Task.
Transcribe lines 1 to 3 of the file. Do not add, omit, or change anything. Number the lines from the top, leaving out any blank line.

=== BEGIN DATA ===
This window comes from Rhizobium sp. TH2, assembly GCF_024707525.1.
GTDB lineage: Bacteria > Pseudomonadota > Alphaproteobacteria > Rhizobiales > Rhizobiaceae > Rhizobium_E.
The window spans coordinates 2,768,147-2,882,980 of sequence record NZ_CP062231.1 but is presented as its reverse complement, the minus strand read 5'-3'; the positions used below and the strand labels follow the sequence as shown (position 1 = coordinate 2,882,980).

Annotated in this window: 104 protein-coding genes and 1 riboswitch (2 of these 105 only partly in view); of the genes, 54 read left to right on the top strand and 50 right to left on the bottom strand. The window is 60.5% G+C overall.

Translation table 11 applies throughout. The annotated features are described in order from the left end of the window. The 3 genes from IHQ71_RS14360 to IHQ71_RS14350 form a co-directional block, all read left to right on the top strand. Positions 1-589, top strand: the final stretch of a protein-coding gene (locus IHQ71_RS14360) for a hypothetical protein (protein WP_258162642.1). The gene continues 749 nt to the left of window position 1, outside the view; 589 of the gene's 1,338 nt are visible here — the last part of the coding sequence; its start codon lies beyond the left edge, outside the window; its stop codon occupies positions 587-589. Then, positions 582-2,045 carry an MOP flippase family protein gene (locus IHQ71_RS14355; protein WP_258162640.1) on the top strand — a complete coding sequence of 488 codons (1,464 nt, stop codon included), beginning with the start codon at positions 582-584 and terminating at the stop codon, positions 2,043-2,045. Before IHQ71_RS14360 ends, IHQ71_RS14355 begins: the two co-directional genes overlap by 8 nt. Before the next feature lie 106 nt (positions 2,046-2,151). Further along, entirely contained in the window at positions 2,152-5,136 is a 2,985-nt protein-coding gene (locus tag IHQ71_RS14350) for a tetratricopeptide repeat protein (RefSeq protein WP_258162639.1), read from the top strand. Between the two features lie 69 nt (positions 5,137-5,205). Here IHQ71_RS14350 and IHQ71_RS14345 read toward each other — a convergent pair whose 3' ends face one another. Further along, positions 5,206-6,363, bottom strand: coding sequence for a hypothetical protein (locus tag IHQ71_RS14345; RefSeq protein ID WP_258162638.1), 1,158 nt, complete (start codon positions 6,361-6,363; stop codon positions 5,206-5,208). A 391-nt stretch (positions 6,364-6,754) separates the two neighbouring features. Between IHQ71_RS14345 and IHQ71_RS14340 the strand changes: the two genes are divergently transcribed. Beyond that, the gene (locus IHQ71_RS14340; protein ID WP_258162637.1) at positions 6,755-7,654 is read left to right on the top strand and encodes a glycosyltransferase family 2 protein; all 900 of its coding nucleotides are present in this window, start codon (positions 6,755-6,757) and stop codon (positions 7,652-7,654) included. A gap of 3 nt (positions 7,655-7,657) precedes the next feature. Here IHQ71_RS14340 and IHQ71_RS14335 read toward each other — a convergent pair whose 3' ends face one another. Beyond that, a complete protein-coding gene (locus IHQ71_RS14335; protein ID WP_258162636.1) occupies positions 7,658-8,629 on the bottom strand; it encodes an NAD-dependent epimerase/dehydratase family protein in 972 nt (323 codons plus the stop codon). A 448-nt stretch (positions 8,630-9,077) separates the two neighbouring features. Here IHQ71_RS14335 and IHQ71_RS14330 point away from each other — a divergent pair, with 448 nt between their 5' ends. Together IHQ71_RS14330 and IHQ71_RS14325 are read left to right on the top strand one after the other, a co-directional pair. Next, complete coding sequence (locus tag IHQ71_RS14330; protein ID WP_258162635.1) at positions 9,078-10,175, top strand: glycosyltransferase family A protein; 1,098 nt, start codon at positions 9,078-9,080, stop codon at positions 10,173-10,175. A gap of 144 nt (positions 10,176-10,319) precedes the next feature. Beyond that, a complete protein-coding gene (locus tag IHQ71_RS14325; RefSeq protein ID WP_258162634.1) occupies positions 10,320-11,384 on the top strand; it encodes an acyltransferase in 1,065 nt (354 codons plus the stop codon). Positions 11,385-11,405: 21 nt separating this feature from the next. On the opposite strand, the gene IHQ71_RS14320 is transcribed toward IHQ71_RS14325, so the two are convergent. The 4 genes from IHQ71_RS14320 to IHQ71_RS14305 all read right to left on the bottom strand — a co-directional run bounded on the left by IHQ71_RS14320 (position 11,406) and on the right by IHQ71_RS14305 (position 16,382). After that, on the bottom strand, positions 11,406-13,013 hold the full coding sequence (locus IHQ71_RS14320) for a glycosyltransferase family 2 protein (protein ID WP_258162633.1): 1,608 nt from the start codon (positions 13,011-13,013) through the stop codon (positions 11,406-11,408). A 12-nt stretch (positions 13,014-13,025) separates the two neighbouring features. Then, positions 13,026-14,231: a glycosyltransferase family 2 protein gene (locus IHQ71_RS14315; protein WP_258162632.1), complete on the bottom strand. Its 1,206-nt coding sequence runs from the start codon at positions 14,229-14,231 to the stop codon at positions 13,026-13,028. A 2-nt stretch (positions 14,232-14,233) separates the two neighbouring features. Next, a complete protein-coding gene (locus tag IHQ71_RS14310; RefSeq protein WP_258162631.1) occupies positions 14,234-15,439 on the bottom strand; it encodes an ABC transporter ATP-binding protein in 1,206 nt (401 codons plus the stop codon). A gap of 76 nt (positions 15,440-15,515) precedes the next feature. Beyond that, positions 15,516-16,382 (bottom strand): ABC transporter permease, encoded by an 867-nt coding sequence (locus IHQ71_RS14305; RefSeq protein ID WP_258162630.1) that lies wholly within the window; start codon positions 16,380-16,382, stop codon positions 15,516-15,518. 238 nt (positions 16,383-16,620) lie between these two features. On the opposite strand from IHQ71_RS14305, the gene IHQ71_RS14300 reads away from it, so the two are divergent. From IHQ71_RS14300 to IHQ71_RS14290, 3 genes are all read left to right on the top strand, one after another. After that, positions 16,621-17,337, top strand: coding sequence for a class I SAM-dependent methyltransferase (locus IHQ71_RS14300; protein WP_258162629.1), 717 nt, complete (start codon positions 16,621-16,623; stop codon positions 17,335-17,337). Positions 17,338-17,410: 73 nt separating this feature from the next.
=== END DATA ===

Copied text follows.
This window comes from Rhizobium sp. TH2, assembly GCF_024707525.1.
GTDB lineage: Bacteria > Pseudomonadota > Alphaproteobacteria > Rhizobiales > Rhizobiaceae > Rhizobium_E.
The window spans coordinates 2,768,147-2,882,980 of sequence record NZ_CP062231.1 but is presented as its reverse complement, the minus strand read 5'-3'; the positions used below and the strand labels follow the sequence as shown (position 1 = coordinate 2,882,980).